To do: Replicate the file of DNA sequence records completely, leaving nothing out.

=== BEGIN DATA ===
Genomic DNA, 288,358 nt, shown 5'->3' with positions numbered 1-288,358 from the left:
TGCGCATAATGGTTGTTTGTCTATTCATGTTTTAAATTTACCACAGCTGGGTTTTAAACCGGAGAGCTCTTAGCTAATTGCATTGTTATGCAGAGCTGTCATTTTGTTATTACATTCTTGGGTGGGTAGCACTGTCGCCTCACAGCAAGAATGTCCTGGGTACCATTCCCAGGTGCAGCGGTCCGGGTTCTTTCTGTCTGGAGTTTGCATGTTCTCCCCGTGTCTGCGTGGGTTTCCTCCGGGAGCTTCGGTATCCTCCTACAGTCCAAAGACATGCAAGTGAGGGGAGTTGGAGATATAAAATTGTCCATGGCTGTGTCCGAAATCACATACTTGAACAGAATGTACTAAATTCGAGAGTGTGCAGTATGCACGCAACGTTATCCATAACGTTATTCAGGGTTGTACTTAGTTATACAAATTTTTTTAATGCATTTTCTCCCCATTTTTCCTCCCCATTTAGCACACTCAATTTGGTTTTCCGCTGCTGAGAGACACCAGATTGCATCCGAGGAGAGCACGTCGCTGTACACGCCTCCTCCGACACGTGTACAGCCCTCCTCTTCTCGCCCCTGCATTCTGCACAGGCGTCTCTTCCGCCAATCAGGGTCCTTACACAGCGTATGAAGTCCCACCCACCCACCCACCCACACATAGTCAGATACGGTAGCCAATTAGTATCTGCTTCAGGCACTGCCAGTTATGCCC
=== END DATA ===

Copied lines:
Genomic DNA, 288,358 nt, shown 5'->3' with positions numbered 1-288,358 from the left:
TGCGCATAATGGTTGTTTGTCTATTCATGTTTTAAATTTACCACAGCTGGGTTTTAAACCGGAGAGCTCTTAGCTAATTGCATTGTTATGCAGAGCTGTCATTTTGTTATTACATTCTTGGGTGGGTAGCACTGTCGCCTCACAGCAAGAATGTCCTGGGTACCATTCCCAGGTGCAGCGGTCCGGGTTCTTTCTGTCTGGAGTTTGCATGTTCTCCCCGTGTCTGCGTGGGTTTCCTCCGGGAGCTTCGGTATCCTCCTACAGTCCAAAGACATGCAAGTGAGGGGAGTTGGAGATATAAAATTGTCCATGGCTGTGTCCGAAATCACATACTTGAACAGAATGTACTAAATTCGAGAGTGTGCAGTATGCACGCAACGTTATCCATAACGTTATTCAGGGTTGTACTTAGTTATACAAATTTTTTTAATGCATTTTCTCCCCATTTTTCCTCCCCATTTAGCACACTCAATTTGGTTTTCCGCTGCTGAGAGACACCAGATTGCATCCGAGGAGAGCACGTCGCTGTACACGCCTCCTCCGACACGTGTACAGCCCTCCTCTTCTCGCCCCTGCATTCTGCACAGGCGTCTCTTCCGCCAATCAGGGTCCTTACACAGCGTATGAAGTCCCACCCACCCACCCACCCACACATAGTCAGATACGGTAGCCAATTAGTATCTGCTTCAGGCACTGCCAGTTATGCCC